The new buzz phrase in the land of Internet is "Cloud computing." This cloud is not found in the sky. It is actually another description of the Internet itself. Cloud computing is storing and accessing data over the Internet. Before the Internet we stored all of our data and programs on our hard drives found inside our computers. This procedure is now called local computing. In many ways, local computing is still superior to The Cloud.
The Cloud is part of almost every new program in our computers today. If you use the iCloud to store backups of your iPhone or if you use Amazon’s Cloud Drive to manage your Kindle bookshelf, you are already familiar with the ease of cloud computing. Cloud computing makes synchronization of several devices in a network possible. Project collaboration has benefited greatly from this service.
Many swear by The Cloud. New devices arriving daily are being built solely for use in The Cloud. The new Chromebook is one example of this new breed of cloud device. I agree that the cloud is probably a good place for your favorite music, ebooks, email, interactive calendar, games, etc. However, I draw the line personally at backing up my entire system and storing it in the cloud.
First of all, bandwidth being what it is in our corner of the world, it would take a very long time to back up an entire computer system to the Cloud. That is why many who choose to store their system backup in the cloud, opt for Fedex’s sneakernet to deliver backups of their system to the Cloud. The speed and cost of storing your system backups locally on an external hard drive is still a cut above cloud computing.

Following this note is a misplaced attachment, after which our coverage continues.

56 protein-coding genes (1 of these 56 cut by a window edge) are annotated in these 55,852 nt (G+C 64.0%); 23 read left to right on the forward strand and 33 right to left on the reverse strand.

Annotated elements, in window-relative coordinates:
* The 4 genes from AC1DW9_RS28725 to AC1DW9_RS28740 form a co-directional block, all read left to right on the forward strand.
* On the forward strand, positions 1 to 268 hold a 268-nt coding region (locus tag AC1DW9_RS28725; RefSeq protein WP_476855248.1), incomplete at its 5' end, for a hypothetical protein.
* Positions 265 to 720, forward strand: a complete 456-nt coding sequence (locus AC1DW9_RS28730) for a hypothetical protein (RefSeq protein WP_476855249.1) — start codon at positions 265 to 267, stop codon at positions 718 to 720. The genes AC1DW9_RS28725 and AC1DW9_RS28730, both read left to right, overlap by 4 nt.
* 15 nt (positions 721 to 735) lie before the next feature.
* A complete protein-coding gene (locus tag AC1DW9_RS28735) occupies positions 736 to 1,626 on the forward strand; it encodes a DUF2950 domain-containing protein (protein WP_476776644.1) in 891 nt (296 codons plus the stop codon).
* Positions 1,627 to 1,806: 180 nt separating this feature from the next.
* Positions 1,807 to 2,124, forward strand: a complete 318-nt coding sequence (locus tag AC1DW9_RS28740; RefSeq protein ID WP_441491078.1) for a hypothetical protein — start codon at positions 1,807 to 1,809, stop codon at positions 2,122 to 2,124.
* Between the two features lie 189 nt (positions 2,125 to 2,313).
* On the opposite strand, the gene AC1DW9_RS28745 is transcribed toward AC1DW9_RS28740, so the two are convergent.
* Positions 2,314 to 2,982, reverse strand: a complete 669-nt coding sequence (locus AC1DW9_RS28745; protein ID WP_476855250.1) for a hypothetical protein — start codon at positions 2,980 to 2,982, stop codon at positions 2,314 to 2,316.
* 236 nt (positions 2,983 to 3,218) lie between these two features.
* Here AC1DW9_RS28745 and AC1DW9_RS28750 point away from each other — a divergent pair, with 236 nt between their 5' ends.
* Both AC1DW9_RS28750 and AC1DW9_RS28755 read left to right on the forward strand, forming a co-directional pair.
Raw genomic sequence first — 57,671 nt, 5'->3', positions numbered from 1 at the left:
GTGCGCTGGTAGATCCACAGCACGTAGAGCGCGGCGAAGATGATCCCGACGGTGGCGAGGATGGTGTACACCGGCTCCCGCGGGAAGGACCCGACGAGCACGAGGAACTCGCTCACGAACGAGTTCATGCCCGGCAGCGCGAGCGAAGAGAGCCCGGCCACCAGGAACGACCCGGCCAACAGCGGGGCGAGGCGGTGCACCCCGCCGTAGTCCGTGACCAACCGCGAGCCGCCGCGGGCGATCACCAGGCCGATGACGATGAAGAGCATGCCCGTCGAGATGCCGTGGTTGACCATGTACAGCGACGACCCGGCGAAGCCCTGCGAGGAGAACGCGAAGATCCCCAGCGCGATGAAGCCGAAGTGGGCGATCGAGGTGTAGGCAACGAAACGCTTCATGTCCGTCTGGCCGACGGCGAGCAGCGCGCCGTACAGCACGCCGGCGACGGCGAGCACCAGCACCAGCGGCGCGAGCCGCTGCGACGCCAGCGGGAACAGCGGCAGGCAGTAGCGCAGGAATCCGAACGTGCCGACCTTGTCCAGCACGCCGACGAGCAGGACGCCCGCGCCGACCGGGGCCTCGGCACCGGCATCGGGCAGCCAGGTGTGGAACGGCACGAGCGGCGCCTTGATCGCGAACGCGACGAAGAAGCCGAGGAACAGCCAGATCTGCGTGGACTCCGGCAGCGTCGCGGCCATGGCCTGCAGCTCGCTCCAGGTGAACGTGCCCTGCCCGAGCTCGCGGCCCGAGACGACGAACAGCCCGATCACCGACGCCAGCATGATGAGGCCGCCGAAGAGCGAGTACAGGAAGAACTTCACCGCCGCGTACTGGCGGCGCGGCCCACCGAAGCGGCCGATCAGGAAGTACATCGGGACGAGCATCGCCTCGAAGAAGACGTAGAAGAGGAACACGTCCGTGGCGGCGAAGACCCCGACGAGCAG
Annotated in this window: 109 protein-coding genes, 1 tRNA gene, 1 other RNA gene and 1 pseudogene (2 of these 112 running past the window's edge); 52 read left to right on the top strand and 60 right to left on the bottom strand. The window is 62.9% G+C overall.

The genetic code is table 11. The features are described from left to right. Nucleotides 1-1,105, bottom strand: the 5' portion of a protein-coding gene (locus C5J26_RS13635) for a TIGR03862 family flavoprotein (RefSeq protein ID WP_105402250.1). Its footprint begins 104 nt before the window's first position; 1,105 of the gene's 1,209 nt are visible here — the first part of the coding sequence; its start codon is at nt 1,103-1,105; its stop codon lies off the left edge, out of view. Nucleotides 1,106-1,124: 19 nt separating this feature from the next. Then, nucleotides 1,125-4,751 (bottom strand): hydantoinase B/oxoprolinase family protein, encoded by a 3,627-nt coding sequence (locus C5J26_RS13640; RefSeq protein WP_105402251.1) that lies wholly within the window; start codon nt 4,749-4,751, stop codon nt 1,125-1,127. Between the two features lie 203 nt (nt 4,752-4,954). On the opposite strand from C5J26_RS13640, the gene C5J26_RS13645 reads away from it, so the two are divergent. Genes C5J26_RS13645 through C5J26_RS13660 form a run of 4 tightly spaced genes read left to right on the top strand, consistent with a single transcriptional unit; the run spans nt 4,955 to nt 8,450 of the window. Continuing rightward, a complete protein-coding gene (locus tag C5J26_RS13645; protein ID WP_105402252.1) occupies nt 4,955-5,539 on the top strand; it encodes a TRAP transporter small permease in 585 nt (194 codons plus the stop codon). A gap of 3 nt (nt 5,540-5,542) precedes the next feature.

Next, when everything is stored in the Cloud, you can only access it when you have an Internet connection. This would be similar to running a business where your phones and Internet are provided by the same provider. If that provider crashes, you are left running blind.
Another thing to consider before turning everything over to the Cloud… who owns your data once it is stored in the Cloud? A recent panic happened for many Lavabit subscribers when the company shut its doors in the midst of the Edward Snowden affair. Those people were unable to access their data, emails, etc… that were stored on Lavabit’s servers. Luckily for them, Lavabit agreed to open its server for three days in order for people to move their data to another place.
The Cloud does have its advantages but you should really weigh your needs and wants before jumping in with both feet. For now, while the cloud is still experiencing growing pains, it may be prudent to only store non-essential data in the cloud and keep your system backups on an external hard drive parked safely in an antistatic bag in a cool, dry, safe place.